Thursday November 30, 2017
Why low-wage workers are being left out of the sexual harassment conversation
Recent conversations about sexual harassment in the workplace focus too much on actresses and journalists, and not enough on waitresses and hotel workers, says writer and advocate Barbara Ehrenreich.
Amid the growing list of sexual harassment allegations against high-profile men in the news and entertainment industries, Ehrenreich wants the women in these less glamorous positions to be given a platform to speak about the struggles they face on a daily bases.
Ehrenreich, author of Nickel and Dimed: On (Not) Getting By in America, and founder of the Economic Hardship Reporting Project, spoke with As It Happens guest host Helen Mann about these women. Here is part of that conversation.
It seems that every day there are new allegations of sexual harassment against a high profile, powerful man. How much has changed for women in industries that aren't as glamorous?
I don't think anything has changed yet in any industries, except for those places where women's harassers were actually removed.
But completely left out of the discussion is the situation of relatively low-wage women in less glamorous occupations — health-care workers, housekeepers, other domestic workers, waitresses.
The food service industry is a cesspool of sexual harassment. These are not women who have lawyers they can turn to, to sue, or have friends in high places who can help them get attention.
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Can you share some stories of women in those lines of work, the kind of behaviours they're having to deal with?
I can remember from my own experiences when I was working on my book, Nickel and Dimed. It sort of was normalized. People would say, "Oh, never go into the dry storage room with Ralph" or whomever. Or, "Watch out for such-and-such a supervisor."
But it was very hard to think about how you would protect yourself because sometimes you do have to be alone in a room with some man who you don't know and have no reason to trust.
When you're talking about say, cleaners working in hotels, what is there to protect them?
That's a very vulnerable occupation, hotel housekeepers, because they go into the room. You know, they knock on the door, say housekeeping, they come in and then they may well be alone in a room with a male guest. And that's where unpleasant things can happen.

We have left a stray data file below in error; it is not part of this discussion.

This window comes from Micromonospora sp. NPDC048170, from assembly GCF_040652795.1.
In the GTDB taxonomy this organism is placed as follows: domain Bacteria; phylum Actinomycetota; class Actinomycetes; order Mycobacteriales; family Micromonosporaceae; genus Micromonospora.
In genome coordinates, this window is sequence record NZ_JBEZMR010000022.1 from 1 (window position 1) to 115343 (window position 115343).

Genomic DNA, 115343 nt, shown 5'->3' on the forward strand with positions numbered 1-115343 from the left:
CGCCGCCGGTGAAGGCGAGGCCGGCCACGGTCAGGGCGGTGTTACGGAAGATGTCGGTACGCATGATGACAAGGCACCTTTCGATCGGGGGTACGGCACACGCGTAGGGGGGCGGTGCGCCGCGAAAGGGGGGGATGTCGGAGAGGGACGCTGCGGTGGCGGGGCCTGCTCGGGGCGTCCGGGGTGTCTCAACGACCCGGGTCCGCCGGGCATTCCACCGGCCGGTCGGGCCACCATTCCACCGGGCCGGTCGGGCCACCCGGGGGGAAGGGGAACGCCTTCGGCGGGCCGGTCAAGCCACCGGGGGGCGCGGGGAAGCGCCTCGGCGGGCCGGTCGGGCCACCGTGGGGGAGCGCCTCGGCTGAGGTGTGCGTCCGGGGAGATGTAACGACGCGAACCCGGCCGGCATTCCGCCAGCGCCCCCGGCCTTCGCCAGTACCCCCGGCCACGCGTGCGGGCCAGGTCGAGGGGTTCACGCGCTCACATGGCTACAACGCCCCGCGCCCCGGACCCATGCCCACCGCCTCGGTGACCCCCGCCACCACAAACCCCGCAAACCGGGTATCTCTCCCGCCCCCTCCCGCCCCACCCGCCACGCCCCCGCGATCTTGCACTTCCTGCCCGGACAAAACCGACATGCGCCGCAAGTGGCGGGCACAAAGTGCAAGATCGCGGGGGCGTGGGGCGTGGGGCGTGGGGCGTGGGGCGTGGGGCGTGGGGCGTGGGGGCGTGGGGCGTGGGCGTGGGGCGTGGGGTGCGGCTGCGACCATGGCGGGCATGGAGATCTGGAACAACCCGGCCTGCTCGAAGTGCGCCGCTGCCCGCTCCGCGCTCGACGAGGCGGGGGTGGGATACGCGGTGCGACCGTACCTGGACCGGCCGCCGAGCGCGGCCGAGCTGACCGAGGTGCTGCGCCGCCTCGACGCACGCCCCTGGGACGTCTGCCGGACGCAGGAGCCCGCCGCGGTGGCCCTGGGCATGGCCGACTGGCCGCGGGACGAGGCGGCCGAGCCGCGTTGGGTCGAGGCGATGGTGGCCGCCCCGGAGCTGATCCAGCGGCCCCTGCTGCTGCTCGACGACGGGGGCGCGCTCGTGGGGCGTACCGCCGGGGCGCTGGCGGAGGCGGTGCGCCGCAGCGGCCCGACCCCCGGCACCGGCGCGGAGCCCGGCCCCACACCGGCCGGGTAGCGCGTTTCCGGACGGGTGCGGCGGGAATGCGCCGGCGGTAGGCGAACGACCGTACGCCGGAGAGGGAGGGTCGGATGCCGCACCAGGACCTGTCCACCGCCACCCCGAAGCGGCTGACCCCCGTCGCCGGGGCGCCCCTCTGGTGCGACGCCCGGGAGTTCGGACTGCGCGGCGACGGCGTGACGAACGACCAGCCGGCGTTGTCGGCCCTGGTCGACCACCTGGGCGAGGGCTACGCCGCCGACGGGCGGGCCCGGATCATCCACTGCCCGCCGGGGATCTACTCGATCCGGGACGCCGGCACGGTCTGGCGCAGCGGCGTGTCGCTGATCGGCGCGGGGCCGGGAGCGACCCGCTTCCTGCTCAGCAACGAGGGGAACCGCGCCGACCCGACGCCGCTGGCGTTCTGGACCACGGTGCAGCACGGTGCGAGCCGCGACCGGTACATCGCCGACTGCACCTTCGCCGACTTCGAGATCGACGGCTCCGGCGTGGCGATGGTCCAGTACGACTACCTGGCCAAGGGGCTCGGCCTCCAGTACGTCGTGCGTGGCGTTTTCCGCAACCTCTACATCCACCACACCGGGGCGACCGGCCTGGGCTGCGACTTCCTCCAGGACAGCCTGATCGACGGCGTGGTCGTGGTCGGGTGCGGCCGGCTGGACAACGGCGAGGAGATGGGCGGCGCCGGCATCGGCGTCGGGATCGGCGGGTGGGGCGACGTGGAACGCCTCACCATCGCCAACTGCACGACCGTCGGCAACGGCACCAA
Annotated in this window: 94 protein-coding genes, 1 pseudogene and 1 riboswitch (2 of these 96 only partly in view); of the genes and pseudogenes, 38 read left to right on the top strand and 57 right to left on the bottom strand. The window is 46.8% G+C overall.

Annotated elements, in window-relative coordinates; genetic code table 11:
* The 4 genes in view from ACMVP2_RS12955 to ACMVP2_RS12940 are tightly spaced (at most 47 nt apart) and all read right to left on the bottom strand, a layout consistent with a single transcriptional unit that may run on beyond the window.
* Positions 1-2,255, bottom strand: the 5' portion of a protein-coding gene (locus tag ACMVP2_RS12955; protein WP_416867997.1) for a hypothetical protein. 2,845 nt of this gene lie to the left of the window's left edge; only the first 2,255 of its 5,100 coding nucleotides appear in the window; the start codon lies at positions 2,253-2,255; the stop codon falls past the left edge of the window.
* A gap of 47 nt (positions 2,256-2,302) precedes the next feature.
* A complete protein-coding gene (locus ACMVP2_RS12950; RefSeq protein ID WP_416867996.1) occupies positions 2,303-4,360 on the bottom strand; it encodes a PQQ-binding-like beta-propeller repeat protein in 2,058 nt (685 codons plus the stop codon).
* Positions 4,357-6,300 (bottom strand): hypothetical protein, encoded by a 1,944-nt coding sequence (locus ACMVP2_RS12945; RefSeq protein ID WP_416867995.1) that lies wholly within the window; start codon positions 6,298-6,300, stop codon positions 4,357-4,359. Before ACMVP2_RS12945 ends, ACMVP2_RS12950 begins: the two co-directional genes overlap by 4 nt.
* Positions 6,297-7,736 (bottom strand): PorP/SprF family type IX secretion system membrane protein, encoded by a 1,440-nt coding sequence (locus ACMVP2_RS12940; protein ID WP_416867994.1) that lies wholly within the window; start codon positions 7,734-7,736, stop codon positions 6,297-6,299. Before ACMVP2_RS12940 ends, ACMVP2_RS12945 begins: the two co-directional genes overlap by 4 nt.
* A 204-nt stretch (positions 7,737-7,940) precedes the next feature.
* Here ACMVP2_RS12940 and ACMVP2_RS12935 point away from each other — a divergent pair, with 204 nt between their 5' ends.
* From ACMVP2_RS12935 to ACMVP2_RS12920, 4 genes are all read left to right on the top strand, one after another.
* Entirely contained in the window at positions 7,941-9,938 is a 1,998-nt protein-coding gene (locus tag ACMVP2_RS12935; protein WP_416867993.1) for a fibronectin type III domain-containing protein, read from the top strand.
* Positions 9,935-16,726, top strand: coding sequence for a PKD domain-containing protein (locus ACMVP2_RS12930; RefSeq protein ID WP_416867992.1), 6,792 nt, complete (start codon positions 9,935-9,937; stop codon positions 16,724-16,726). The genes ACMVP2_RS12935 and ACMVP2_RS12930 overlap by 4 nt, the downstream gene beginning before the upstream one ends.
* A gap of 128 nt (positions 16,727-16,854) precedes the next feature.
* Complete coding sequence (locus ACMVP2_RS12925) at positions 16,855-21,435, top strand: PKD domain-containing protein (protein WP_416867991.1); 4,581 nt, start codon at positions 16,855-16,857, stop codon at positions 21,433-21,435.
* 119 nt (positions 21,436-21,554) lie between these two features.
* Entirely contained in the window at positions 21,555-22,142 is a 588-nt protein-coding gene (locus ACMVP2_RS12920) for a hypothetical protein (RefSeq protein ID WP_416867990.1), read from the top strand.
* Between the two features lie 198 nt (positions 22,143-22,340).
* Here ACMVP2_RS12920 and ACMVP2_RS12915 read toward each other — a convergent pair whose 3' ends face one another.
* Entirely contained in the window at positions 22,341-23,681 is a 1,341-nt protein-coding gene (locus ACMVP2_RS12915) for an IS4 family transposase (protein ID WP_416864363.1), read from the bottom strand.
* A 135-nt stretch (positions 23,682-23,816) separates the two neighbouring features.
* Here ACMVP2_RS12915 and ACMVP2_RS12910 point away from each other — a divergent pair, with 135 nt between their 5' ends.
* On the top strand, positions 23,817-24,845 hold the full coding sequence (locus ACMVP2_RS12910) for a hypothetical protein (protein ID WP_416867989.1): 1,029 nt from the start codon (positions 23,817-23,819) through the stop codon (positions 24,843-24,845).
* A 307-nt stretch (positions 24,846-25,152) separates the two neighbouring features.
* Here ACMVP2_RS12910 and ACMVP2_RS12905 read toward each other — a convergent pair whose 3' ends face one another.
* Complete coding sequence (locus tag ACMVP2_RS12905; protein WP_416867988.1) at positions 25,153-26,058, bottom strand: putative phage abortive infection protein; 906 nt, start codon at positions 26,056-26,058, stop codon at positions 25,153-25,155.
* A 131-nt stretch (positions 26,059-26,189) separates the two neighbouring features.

The most famous case of all is the case of Dominique Strauss-Kahn, the former IMF head. But this is so pervasive that two cities now, New York and Seattle, are requiring that hotel housekeepers carry with them at all times a panic button that they can press when they perceive that they are going to need help.
So if it's gotten to the point where those cities have taken that kind of action, why don't we know more about this? Why aren't we hearing more of these stories?
One reason is the women seldom bring charges. And as far as I can understand, the big reason is not having the resources to do it.
I mean access to a lawyer and legal fees and so on. And also if you are paid only say $8 to $12 an hour, you probably would not be able to survive those three or four weeks it would take minimally to get a new job and a new paycheque. You've got to have some kind of buffer to do that. And if you're really low paid, you don't have that buffer.
Is this a positive moment despite the painful stories we're hearing?
I think so. I really do. I mean we've had some remarkable things happen in the United States in the last year, one of which was the women's march. And that activated women all over the country.
Women went back to where they came from and started working with other women collectively in the age of Trump. Then when this came along, starting with Harvey Weinstein, there were just so many women willing and eager to stand up and talk about it.
And yet the president of the United States is himself accused by, I believe 13 women, and he is still in office and nothing seems to have come from that.
No not yet. No that's the most sickening aspect of this whole thing.
This interview transcript has been edited for length and clarity. For more on this story, listen to our full interview with Barbara Ehrenreich.